The Designer's Edge: Flash Free Molding and Tool Deflection

We presented the three conditions that make flash impossible. Today we'll look closer at the second condition, which involves the tool being robust enough to prevent deflection both in line with clamp force and perpendicular to clamp force.

 

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My last post presented the three conditions that make flash impossible. Today we'll look closer at the second condition, which involves the tool being robust enough to prevent deflection.

An inadequate tool design can contribute to flash by allowing deflection in line with clamp force and perpendicular to clamp force. The tool must be designed to withstand the amount of cavity pressure it will see in both directions. I have been amazed over the years how plastics/cavity pressure can deflect the tool steel and the components.

When considering in line with clamp force, the area of focus is where the plastic is injected into the mold via runner systems and gates. This is typically where the highest amount of plastics pressure will be, and in many cases this is in the center of the mold (which is the weakest for deflection). This requires adequate support with pillars and rails on the ejector/core half (and the cover/cavity half, if hot runners and other mechanical actions are used).

I believe there is no such thing as “too much support,” as a lack of support can contribute to deflection. It's necessary to understand the importance of support pillars and the surface area of support they create (not just the number of supports or the designs based on a percentage of surface area between the rails).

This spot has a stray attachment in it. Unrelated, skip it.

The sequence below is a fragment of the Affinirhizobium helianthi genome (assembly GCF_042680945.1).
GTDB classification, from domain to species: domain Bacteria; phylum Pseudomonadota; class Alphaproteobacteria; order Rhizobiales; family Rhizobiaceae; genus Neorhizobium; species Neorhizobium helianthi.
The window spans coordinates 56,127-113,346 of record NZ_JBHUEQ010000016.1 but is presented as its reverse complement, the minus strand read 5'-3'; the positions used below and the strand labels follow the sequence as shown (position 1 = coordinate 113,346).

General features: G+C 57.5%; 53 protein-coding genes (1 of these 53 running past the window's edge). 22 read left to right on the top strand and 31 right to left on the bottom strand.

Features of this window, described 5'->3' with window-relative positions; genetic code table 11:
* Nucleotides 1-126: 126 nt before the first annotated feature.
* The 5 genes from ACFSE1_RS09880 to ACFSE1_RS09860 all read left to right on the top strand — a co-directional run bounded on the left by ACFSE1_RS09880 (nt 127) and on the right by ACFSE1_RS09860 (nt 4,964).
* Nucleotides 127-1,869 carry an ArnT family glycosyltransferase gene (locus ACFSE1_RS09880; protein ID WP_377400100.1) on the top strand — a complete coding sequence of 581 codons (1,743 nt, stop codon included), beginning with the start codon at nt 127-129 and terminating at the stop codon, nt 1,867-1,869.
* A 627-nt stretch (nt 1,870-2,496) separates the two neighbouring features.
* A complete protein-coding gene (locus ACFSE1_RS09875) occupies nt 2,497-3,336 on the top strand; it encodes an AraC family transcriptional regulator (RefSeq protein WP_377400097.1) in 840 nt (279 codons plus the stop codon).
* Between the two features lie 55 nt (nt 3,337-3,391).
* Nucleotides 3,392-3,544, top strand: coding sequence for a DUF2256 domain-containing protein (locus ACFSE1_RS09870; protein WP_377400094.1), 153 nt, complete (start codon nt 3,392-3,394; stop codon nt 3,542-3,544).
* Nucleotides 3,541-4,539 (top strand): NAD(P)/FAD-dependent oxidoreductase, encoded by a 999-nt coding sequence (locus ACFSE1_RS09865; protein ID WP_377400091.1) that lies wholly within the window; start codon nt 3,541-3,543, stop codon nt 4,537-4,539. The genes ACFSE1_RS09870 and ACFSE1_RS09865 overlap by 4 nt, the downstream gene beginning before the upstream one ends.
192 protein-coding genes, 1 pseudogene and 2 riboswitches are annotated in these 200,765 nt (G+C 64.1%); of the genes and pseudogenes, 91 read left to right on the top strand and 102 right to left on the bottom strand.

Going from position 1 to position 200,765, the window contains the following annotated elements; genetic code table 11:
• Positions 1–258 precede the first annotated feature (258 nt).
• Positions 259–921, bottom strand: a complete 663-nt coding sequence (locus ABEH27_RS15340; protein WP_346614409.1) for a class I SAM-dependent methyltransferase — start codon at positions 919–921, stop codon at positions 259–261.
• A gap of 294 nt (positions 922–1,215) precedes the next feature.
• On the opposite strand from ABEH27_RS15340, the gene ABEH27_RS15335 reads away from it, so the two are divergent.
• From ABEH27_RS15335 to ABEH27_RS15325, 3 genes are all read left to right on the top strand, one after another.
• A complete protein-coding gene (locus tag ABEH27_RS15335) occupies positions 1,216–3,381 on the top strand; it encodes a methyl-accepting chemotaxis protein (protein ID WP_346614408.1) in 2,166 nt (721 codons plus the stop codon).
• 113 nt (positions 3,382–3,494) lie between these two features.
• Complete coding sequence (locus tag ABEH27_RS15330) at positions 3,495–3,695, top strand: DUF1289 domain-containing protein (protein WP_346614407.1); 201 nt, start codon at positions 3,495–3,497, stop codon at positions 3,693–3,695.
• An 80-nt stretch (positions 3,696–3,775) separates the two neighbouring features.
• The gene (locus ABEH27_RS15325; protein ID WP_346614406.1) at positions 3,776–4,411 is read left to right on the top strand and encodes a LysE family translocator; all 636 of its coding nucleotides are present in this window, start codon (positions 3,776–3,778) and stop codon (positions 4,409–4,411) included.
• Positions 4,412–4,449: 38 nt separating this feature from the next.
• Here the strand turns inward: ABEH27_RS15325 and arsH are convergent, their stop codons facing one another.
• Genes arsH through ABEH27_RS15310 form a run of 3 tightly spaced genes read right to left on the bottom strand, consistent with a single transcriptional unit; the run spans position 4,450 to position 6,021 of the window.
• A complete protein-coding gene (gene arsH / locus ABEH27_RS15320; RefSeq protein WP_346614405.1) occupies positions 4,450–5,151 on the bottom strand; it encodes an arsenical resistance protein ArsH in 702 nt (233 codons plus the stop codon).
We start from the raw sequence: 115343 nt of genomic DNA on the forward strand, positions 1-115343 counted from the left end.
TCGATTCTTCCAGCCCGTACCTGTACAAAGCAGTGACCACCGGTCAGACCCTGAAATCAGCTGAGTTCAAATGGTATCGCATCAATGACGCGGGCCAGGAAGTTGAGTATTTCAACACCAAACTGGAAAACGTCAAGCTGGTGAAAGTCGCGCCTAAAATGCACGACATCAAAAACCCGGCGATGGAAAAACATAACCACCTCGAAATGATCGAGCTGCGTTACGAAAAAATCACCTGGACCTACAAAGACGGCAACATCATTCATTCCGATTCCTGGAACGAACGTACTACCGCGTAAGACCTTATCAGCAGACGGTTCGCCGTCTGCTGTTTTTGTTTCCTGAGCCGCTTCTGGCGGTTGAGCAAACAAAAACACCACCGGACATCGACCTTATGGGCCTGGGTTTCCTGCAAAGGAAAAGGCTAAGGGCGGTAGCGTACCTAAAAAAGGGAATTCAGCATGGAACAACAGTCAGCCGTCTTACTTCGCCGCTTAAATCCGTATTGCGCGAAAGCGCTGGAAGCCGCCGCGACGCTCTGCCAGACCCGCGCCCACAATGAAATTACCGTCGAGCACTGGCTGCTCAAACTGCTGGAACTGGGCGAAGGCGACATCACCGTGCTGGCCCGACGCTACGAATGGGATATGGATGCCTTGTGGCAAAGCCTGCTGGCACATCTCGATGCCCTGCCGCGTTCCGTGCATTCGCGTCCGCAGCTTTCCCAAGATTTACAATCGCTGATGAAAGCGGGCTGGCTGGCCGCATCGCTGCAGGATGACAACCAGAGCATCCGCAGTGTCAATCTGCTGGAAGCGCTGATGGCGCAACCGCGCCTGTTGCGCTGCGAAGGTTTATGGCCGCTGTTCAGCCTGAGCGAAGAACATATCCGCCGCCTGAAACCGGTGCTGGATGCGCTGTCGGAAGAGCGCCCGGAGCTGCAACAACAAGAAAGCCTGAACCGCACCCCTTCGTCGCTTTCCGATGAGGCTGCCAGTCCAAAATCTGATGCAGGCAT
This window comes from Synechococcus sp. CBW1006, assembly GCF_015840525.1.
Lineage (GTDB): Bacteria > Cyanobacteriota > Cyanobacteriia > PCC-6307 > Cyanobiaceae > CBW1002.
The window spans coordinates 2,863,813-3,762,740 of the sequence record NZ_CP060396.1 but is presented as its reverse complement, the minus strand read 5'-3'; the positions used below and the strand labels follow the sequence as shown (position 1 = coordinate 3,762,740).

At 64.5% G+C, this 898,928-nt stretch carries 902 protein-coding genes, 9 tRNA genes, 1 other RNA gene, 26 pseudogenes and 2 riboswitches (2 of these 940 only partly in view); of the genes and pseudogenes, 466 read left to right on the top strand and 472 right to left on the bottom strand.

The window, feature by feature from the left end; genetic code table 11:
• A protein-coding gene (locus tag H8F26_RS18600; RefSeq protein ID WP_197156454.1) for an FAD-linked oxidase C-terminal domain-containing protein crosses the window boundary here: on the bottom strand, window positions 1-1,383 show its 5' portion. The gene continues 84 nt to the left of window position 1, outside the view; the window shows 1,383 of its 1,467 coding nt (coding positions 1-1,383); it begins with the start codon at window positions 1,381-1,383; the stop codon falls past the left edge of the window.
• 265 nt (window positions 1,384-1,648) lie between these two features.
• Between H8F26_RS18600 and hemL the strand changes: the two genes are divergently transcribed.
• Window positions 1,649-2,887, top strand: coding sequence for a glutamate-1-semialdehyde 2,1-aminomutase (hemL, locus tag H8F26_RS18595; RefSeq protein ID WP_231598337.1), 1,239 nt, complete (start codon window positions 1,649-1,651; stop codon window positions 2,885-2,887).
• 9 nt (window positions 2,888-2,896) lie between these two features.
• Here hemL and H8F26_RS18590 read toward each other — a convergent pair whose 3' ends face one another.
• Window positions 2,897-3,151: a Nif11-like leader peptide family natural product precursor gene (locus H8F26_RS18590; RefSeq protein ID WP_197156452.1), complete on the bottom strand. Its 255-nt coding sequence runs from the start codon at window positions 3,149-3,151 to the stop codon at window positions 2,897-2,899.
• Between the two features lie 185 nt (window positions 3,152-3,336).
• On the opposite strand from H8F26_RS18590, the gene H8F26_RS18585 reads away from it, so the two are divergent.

Solely going from a one-inch to a two-inch support pillar, will yield 400 percent more surface area. Going from 2 inches to 3 inches will give you another 200 percent of surface area. Remember this: If the real estate allows it, you can never have too much support.

With support pillars, pre-load is part of the equation. However, there is not a standard spec that meets all scenarios. It comes down to the amount of support you have and the distance between the ejector rails.

For an exaggerated mental picture, consider this: If my rails were one inch apart, that’s one skinny ejector plate. I really wouldn't need support pillars or pre-load. But, if my rails were 36 inches apart I would need to design as much support as I could. And depending on the thickness of the mold, I may need to crown my pre-load--heaviest in the center and tapered down towards the rails.

The standards for pre-load are anywhere from .002 - .005. However, that is just a spec for the middle of the road. In some cases you won't need that much. In other cases, you may go as high as .015 crowned down towards the rails to prevent deflection. Again, the only reason excessive pre-load was needed was a lack of tool support.

In my next blog (February 20), we will dive into deflection perpendicular to clamp force.

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